Mrs. Conway stated that Horizons working with LWL management submitted a pre-application for the 2025 NH Drinking Water SRF. The application was to fund work on Meadow Street to relocate several service lines from the old steel watermain on the North side of US 302 to the new ductile iron watermain on the Southside (Reference Report Table 4.1- Priority Number 1) as a starting point.

Mr. Considine and Mrs. Conway discussed the documentation needed to close out the project. Mrs. Conway stated that Horizons would publish a final report and final invoice so LWL could submit to NHDES for final reimbursement. Mr. Deterling added that NHDES would need a copy of the BOC minutes for the grant records.

There was some general back and forth discussion. Mr. Considine stated that LWL personnel work well with Horizons and that the final product would be valuable resources. The BOC thanked Mrs. Conway and Horizons for their effort. Mrs. Conway exited, and the Team meeting was closed at about 1:50 p.m.


Mr. Considine stated that he contacted Primex about a customer’s request for reimbursement of her homeowner insurance deductible and loss wages. (refer to BOC minutes dated June 3, 2024). Primex advised that LWL was not obligated to pay the deductible but might consider it as an act of “being a good neighbor”. They advised against any payment regarding lost wages as that may have been covered under the homeowner policy due to the nature of the home type business.

The BOC agreed that LWL would reimburse the customer $500 for the deductible.


1. Mrs. Hogan stated that the final audited financial report for the year ended 2023 is available and distribution made to the BOC. Internal financial controls regarding fraud and accountability were generally acceptable and in accordance with general accounting principles. Two (2) exceptions were noted by the auditors that need improvement: 1) Material inventory controls and 2) Employee reimbursement (Auditors Letter dated June 4, 2024).

Material Inventory: The auditor recommended that LWL define a method of tracking inventory movement when receiving and issuing materials. They have found that the inventory system captured quantity does not always match the physical on-hand quantity and this represents a material misrepresentation on the balance sheet and may lead to insufficient inventory levels. Developing a system of tracking and conducting periodic (quarterly) inventory counts/adjustments will improve both.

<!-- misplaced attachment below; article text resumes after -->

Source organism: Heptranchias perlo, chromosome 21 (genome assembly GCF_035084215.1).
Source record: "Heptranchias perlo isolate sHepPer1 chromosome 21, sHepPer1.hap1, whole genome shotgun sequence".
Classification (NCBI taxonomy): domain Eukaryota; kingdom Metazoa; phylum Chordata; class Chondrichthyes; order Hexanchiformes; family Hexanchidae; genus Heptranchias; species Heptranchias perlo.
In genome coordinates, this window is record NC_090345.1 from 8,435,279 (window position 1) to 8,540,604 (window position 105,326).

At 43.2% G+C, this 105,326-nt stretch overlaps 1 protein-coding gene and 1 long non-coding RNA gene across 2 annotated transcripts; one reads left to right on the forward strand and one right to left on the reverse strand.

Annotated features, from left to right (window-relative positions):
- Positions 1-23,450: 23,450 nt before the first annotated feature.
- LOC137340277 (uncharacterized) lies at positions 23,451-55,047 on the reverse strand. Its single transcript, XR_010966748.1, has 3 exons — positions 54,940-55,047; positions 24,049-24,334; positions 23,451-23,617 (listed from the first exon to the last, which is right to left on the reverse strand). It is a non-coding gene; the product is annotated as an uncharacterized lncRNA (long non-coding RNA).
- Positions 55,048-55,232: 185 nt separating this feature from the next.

Mr. Considine stated that LWL’s material inventory (MI) procedures have been an ongoing issue with the auditors. Changes are being made regarding how materials are received which should alleviate many of their concerns about using materials that are not currently in the system. Issuing materials is more difficult to maintain an accurate count, especially during large projects where a lot of materials are used and not reconciled with the MI system until the project closes, this admittedly can lead to errors.

Quarterly/ periodic inventory physical counts are still being discussed regarding the cost effectiveness as opposed to LWL traditionally way of conducting a physical inventory count at the end of the calendar year which is hard to justify the labor cost involved. Periodic/selective counting may make sense now that materials will be received into inventory in a timelier manner with reduced labor cost and all stock would be counted.
Reimbursements: Another observation noted by the auditors was that employees were being authorized reimbursements for expenses without providing and detailed itemized receipt. This could result in employees making inappropriate purchases not related to LWL activities and cost being passed through to LWL customers. Auditors recommended that reimbursement requests not be authorized for payment if the employee does not provide a detailed receipt or other supporting purchase documentation and a defined policy of what is acceptable should be developed.

Mr. Considine stated that some of these concerns around meal receipts were addressed by default with the 2024 collective bargaining agreement as meal reimbursement was change to a taxable meal stipend with no purchase receipt required.

2. The BOC agreed to have Mrs. Hogan distribute the approved Profit and Loss financial statement for the month ended April 2024 to the Town of Littleton.


There being no further business to come before the board Commissioner MacNeil made a motion to adjourn the meeting, seconded by Commissioner Ross.

The vote was in favor of the motion 3-0-0.

The meeting adjourned at 2:31 p.m.

The regularly scheduled Commissioner’s meeting is held twice monthly on the first and third Monday, at 1:00 p.m., in the Department’s conference room.